One of the cruelest and earliest symptoms of autism for some is regression. You have a perfectly happy and healthy baby that is hitting milestone after milestone, and then suddenly he/she is not. You also start to realize that skills your child used to have, are now lost or a struggle to achieve.
Bianca was about a year old when we noticed that she wasn't responding to her name as much. We just assumed that she was REALLY involved with whatever it was she was doing and was blowing us off. A very brave friend of ours that used to work with special needs children brought to our attention that her behavior seemed abnormal and could be warning sign. I say “brave” because it takes a lot of courage to tell a friend of yours that you think that there MAY be something wrong with their child. It takes even more strength when you take into consideration that he knew of our struggle to have children. We had lost multiple pregnancies, my wife discovered she had a medical condition contributing to her struggle with maintaining a pregnancy and Bianca’s time in the womb was riddled with complications.
Through bad family planning we had Sofia, our second child, a year and 22 days after Bianca. Bianca had just started to regress and display symptoms right about the time Sofie was born. Once we went through the evaluations and figured out what was going on, Sofie was around three months old, and the worrying for her health and well-being began. Fortunately for me and my wife, we were still so new to the world of Autism Spectrum Disorder and getting everything that Bianca needed that we didn't have the time to obsess over the risk of Sofie also having Autism.
Flash forward four years later, and into the world comes our son. Luis is a beautiful baby boy, who is curious, mischievous and an all-out terror to his sisters.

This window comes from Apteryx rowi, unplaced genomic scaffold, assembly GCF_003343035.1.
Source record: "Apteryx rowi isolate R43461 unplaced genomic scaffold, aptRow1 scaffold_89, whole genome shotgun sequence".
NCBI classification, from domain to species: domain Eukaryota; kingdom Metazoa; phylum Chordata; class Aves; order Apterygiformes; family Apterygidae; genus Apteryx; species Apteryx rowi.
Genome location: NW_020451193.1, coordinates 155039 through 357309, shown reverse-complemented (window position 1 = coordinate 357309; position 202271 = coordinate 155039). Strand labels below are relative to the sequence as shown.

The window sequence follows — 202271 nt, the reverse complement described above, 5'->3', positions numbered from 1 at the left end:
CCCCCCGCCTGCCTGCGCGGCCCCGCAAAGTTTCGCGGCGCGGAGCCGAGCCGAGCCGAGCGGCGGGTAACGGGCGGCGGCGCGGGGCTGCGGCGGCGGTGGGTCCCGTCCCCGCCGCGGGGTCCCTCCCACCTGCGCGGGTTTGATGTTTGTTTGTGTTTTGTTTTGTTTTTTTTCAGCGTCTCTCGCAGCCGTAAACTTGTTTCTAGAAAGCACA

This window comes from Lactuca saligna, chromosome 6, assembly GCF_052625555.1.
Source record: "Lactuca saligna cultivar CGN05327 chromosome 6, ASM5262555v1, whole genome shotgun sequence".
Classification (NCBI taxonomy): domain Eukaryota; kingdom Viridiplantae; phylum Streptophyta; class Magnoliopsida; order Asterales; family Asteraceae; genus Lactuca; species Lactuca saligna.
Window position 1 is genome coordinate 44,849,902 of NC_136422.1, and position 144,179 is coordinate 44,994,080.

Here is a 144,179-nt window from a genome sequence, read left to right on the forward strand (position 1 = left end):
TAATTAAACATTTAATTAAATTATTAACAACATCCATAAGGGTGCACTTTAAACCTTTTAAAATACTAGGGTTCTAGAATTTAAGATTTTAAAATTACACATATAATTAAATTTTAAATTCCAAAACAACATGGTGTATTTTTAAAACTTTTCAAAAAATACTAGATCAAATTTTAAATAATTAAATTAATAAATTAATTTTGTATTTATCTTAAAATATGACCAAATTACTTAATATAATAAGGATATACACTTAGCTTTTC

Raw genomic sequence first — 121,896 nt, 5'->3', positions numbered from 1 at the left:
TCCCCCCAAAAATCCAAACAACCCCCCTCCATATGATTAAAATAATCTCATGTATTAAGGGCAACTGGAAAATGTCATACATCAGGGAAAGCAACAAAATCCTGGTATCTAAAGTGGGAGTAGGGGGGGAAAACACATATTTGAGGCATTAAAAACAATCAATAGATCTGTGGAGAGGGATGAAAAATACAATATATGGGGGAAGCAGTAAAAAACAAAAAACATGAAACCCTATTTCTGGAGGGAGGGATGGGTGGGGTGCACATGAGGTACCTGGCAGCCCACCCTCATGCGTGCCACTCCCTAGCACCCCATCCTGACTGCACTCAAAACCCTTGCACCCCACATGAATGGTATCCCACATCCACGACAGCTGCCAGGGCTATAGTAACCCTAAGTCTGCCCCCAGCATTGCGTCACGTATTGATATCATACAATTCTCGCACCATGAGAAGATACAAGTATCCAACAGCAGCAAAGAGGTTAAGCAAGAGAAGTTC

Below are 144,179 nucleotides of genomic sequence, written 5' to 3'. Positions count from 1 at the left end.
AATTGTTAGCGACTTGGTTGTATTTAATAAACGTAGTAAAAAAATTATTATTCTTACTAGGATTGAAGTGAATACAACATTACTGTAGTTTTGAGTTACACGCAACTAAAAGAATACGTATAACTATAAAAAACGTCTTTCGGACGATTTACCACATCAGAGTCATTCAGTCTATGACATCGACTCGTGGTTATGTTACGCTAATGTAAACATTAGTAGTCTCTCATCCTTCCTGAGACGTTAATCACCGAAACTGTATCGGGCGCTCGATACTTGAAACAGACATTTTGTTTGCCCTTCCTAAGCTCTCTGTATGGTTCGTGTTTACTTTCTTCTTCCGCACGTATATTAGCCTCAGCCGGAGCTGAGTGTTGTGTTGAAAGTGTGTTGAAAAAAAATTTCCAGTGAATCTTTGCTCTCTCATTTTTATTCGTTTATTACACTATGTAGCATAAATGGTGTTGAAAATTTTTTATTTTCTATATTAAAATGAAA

I have never been the kind of guy that has to have a son. You know the type, the kind of macho guy that feels like he needs to have a boy to take over his kingdom. Don’t get me wrong, I love having a son. It is great to be able to experience the differences in the genders as a parent. You certainly learn a lot about humanity and how we are wired as men and women. Our gender traits apparently kick in VERY early. I see my son doing things I would never imagine my girls doing. He was crawling and walking around furniture months before my daughters. He said “DA DA” before the girls too. He is active, spunky, brutish and constantly looks for approval from me and my wife… but then there are THOSE moments.
“THOSE moments” provide for sleepless nights, anxiety attacks, depression, self-loathing and outright fear.
· Why isn’t my son looking at me the INSTANT I call his name?
· Did he just turn that toy car upside down and start spinning the wheels a little too long?
· Why hasn’t he transitioned to walking by himself yet? It has been a couple of months, and still no real first steps?
· Is he making eye contact as well as my niece his age?
· I glanced at the milestone chart at the doctor’s office and I noticed he isn’t quite doing everything he is supposed to be doing, when before he was ahead on the chart.
· He is mouthing everything! Is this a sensory issue?
· People tell me that my son looks like my autistic daughter. Is that because he has low muscle tone, or is it just that both are cursed with my horrible nose?